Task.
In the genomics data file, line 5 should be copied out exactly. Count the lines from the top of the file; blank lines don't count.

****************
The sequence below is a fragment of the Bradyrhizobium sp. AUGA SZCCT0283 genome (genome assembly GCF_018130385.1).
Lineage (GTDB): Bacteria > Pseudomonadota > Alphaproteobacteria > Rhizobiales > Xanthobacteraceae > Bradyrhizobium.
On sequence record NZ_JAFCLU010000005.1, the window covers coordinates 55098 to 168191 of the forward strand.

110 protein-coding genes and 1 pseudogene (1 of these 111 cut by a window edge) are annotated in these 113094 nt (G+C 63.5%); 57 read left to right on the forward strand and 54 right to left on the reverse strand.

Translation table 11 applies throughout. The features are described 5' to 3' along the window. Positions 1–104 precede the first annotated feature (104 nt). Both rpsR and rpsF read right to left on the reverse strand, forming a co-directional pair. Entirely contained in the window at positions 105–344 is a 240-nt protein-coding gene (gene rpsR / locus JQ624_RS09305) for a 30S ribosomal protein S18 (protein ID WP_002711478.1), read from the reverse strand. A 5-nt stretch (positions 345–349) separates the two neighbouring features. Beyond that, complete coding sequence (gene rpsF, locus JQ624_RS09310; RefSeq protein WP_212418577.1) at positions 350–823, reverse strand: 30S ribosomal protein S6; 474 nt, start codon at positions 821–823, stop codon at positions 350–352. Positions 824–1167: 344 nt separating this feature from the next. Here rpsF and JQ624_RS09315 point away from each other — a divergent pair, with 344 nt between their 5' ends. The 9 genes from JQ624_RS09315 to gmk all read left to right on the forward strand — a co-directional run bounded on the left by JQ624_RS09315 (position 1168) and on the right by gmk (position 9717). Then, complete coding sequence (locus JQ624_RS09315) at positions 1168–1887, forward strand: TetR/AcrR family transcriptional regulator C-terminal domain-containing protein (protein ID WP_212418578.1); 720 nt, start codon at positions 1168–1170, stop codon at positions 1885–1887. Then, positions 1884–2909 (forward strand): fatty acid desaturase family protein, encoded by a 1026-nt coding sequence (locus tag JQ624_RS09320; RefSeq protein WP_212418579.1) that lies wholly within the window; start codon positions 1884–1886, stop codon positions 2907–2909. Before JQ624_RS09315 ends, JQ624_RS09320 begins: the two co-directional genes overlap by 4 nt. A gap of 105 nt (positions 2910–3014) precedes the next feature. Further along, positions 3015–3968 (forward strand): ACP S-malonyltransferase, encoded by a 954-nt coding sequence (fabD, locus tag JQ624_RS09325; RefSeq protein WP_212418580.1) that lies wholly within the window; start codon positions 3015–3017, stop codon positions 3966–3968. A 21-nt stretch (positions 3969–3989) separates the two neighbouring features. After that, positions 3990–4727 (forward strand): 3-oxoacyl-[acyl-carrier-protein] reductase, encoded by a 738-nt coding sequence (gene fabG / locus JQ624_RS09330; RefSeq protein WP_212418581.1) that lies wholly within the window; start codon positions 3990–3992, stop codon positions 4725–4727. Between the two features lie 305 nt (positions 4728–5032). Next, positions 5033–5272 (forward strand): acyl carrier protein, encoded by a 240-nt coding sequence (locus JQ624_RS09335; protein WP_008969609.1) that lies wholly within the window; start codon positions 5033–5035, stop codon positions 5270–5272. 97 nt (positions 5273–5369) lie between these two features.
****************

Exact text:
Translation table 11 applies throughout. The features are described 5' to 3' along the window. Positions 1–104 precede the first annotated feature (104 nt). Both rpsR and rpsF read right to left on the reverse strand, forming a co-directional pair. Entirely contained in the window at positions 105–344 is a 240-nt protein-coding gene (gene rpsR / locus JQ624_RS09305) for a 30S ribosomal protein S18 (protein ID WP_002711478.1), read from the reverse strand. A 5-nt stretch (positions 345–349) separates the two neighbouring features. Beyond that, complete coding sequence (gene rpsF, locus JQ624_RS09310; RefSeq protein WP_212418577.1) at positions 350–823, reverse strand: 30S ribosomal protein S6; 474 nt, start codon at positions 821–823, stop codon at positions 350–352. Positions 824–1167: 344 nt separating this feature from the next. Here rpsF and JQ624_RS09315 point away from each other — a divergent pair, with 344 nt between their 5' ends. The 9 genes from JQ624_RS09315 to gmk all read left to right on the forward strand — a co-directional run bounded on the left by JQ624_RS09315 (position 1168) and on the right by gmk (position 9717). Then, complete coding sequence (locus JQ624_RS09315) at positions 1168–1887, forward strand: TetR/AcrR family transcriptional regulator C-terminal domain-containing protein (protein ID WP_212418578.1); 720 nt, start codon at positions 1168–1170, stop codon at positions 1885–1887. Then, positions 1884–2909 (forward strand): fatty acid desaturase family protein, encoded by a 1026-nt coding sequence (locus tag JQ624_RS09320; RefSeq protein WP_212418579.1) that lies wholly within the window; start codon positions 1884–1886, stop codon positions 2907–2909. Before JQ624_RS09315 ends, JQ624_RS09320 begins: the two co-directional genes overlap by 4 nt. A gap of 105 nt (positions 2910–3014) precedes the next feature. Further along, positions 3015–3968 (forward strand): ACP S-malonyltransferase, encoded by a 954-nt coding sequence (fabD, locus tag JQ624_RS09325; RefSeq protein WP_212418580.1) that lies wholly within the window; start codon positions 3015–3017, stop codon positions 3966–3968. A 21-nt stretch (positions 3969–3989) separates the two neighbouring features. After that, positions 3990–4727 (forward strand): 3-oxoacyl-[acyl-carrier-protein] reductase, encoded by a 738-nt coding sequence (gene fabG / locus JQ624_RS09330; RefSeq protein WP_212418581.1) that lies wholly within the window; start codon positions 3990–3992, stop codon positions 4725–4727. Between the two features lie 305 nt (positions 4728–5032). Next, positions 5033–5272 (forward strand): acyl carrier protein, encoded by a 240-nt coding sequence (locus JQ624_RS09335; protein WP_008969609.1) that lies wholly within the window; start codon positions 5033–5035, stop codon positions 5270–5272. 97 nt (positions 5273–5369) lie between these two features.